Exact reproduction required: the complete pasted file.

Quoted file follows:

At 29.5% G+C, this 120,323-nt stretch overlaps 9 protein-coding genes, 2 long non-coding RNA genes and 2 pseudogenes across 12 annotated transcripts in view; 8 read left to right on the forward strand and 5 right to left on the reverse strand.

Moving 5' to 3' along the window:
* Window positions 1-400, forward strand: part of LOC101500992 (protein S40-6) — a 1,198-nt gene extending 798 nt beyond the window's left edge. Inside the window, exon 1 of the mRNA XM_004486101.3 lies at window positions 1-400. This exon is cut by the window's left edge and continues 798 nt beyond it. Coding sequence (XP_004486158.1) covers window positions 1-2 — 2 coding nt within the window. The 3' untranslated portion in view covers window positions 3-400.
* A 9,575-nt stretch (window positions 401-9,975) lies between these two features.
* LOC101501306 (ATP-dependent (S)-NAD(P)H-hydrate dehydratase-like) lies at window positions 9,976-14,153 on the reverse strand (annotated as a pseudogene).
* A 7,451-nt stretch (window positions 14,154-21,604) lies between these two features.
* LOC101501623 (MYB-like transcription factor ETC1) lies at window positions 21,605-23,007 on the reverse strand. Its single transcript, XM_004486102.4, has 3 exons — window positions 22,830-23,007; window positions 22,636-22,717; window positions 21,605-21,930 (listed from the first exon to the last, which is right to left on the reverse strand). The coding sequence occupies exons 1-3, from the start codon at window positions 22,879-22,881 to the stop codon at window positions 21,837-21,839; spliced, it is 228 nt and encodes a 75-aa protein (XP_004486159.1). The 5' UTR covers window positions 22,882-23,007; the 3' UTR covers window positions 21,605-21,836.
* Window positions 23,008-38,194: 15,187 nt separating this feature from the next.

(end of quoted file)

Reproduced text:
At 29.5% G+C, this 120,323-nt stretch overlaps 9 protein-coding genes, 2 long non-coding RNA genes and 2 pseudogenes across 12 annotated transcripts in view; 8 read left to right on the forward strand and 5 right to left on the reverse strand.

Moving 5' to 3' along the window:
* Window positions 1-400, forward strand: part of LOC101500992 (protein S40-6) — a 1,198-nt gene extending 798 nt beyond the window's left edge. Inside the window, exon 1 of the mRNA XM_004486101.3 lies at window positions 1-400. This exon is cut by the window's left edge and continues 798 nt beyond it. Coding sequence (XP_004486158.1) covers window positions 1-2 — 2 coding nt within the window. The 3' untranslated portion in view covers window positions 3-400.
* A 9,575-nt stretch (window positions 401-9,975) lies between these two features.
* LOC101501306 (ATP-dependent (S)-NAD(P)H-hydrate dehydratase-like) lies at window positions 9,976-14,153 on the reverse strand (annotated as a pseudogene).
* A 7,451-nt stretch (window positions 14,154-21,604) lies between these two features.
* LOC101501623 (MYB-like transcription factor ETC1) lies at window positions 21,605-23,007 on the reverse strand. Its single transcript, XM_004486102.4, has 3 exons — window positions 22,830-23,007; window positions 22,636-22,717; window positions 21,605-21,930 (listed from the first exon to the last, which is right to left on the reverse strand). The coding sequence occupies exons 1-3, from the start codon at window positions 22,879-22,881 to the stop codon at window positions 21,837-21,839; spliced, it is 228 nt and encodes a 75-aa protein (XP_004486159.1). The 5' UTR covers window positions 22,882-23,007; the 3' UTR covers window positions 21,605-21,836.
* Window positions 23,008-38,194: 15,187 nt separating this feature from the next.